Judging by its appearance in Poems and Problems (1970), the five-stanza, four-foot-iambic “Execution” bears many marks of paternal impartiality: not only did it merit inclusion in this rigorously selective bilingual edition, but was furnished with two footnotes – an honor bestowed on very few works in an already slim volume. Written in 1927 in Berlin (and published in 1930), “The Execution” follows the guidelines outlined by Nabokov in his introduction to the volume: it contains a series of events represented in their natural progression, which constitute a conspicuous plotline. In a haunting nightmare a Russian exile is repeatedly escorted to a ravine where he is about to be executed; he awakes in horror only to find himself in the safety of exile; his awakening, however, brings little relief: his heart, emphatically apostrophized in the poem’s last stanza, longs for a reunion with the homeland, even if it should come at the ultimate price. It is no accident that this memorable poem is among the most popular written by Nabokov: its embodiment of the exile’s predicament combined with its striking simplicity ensures it a place in any anthology of Russian exile poetry.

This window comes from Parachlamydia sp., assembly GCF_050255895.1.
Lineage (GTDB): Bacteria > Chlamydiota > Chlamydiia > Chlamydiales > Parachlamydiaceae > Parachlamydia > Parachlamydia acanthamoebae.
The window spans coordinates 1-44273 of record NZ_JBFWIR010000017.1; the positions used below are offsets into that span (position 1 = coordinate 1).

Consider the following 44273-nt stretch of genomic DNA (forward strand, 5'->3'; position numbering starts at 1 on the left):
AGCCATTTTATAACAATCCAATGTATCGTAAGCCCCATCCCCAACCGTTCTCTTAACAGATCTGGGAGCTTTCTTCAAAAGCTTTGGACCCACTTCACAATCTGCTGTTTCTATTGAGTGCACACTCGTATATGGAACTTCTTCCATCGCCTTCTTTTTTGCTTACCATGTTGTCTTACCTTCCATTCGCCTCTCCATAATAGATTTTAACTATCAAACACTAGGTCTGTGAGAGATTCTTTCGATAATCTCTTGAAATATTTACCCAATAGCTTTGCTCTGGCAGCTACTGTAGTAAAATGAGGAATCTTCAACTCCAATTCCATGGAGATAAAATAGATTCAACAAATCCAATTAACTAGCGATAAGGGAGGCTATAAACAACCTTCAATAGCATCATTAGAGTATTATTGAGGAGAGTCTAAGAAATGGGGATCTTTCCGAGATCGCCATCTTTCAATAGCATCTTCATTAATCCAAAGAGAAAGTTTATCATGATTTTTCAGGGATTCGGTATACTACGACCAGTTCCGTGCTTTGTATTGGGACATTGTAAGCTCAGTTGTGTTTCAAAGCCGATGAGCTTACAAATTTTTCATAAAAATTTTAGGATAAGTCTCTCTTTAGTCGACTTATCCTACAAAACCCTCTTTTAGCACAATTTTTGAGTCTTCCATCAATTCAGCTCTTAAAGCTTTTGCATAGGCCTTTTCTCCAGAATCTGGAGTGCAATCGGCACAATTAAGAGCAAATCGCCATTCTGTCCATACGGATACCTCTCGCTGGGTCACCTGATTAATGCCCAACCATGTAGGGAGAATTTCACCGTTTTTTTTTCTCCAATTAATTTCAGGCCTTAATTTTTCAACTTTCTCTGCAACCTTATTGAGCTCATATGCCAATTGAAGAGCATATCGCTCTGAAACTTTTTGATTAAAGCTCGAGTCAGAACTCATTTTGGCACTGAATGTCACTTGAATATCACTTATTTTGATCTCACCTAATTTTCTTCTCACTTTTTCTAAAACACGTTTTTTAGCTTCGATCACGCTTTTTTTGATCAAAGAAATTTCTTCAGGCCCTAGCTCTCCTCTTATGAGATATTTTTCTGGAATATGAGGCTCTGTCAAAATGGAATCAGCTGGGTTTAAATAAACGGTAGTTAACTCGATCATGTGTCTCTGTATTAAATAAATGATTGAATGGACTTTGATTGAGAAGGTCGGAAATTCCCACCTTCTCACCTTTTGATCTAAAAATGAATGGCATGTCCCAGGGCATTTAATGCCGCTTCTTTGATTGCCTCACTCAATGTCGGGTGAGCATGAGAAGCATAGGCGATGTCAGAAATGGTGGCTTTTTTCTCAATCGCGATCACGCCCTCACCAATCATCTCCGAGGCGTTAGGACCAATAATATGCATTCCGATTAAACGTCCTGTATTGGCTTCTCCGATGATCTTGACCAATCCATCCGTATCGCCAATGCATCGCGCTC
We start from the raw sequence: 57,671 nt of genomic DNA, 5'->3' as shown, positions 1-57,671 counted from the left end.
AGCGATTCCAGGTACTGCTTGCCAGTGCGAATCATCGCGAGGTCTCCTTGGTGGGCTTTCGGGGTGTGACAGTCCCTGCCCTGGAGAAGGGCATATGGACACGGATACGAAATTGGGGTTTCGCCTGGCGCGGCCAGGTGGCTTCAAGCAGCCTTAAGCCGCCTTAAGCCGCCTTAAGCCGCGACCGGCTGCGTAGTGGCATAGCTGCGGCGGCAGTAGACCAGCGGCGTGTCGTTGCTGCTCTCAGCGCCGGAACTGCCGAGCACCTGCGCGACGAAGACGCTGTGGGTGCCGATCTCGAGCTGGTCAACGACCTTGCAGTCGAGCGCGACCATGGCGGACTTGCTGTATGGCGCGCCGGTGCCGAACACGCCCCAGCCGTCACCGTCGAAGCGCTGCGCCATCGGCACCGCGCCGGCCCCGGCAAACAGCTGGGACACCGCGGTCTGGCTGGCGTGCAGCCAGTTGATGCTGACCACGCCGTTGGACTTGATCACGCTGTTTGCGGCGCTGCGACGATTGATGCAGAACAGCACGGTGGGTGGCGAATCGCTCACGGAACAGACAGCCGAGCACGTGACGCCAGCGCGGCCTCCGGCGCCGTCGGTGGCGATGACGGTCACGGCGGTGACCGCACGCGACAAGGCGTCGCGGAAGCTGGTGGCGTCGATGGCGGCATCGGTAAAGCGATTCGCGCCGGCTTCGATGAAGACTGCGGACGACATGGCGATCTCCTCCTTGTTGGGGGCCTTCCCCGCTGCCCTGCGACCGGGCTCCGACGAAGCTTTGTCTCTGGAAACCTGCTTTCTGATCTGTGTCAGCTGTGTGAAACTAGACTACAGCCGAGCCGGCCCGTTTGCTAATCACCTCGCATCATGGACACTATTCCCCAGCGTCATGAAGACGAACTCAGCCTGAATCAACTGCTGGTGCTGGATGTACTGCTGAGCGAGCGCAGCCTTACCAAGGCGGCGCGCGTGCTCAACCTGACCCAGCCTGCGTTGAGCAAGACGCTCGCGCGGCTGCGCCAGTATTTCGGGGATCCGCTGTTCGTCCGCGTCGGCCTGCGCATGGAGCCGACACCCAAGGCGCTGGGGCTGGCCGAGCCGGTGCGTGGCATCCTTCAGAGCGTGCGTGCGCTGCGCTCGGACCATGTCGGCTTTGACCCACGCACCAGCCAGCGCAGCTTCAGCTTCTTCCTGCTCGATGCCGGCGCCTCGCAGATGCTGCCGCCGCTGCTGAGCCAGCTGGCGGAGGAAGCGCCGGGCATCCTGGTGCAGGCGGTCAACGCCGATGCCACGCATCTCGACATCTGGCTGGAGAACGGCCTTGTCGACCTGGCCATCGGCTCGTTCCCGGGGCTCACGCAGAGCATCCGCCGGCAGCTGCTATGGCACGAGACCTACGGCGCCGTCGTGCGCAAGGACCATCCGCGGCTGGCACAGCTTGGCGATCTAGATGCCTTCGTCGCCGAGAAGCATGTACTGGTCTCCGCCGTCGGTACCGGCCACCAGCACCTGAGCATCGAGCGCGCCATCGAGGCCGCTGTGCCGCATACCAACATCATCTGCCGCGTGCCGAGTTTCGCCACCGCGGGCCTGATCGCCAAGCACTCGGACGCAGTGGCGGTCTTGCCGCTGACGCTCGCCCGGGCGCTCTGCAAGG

To what extent is this daringly old-fashioned (by the prevailing standards) poem original? What were the literary models that “The Execution”’s author either consciously chose to evoke or simply could not help evoking? The primary goal of this paper is to point in the direction of such models and juxtapose them with the poem’s text. It will attempt to trace “The Execution”’s creative lineage back to Fet’s “A. L. Bržeskoj” (“Dalekij drug, pojmi moj rydan’ja...," 1879) and Lermontov’s “Son” (“V poldnevnyj žar v doline Dagestana...,” 1841).
The bed, the lyrical persona’s preferred means of conveyance in his journey to his beloved – if unwelcoming –homeland, also strikes a familiar note with a reader acquainted with Shakespeare’s sonnets. Can the glimmer of “the gun’s steadfast muzzle” pointed at the persona be a refraction of Sonnet 27’s “jewel hung in ghastly night”? These and other similarities connecting “The Execution” with “Weary with toil, I haste me to my bed...” will be discussed in the paper.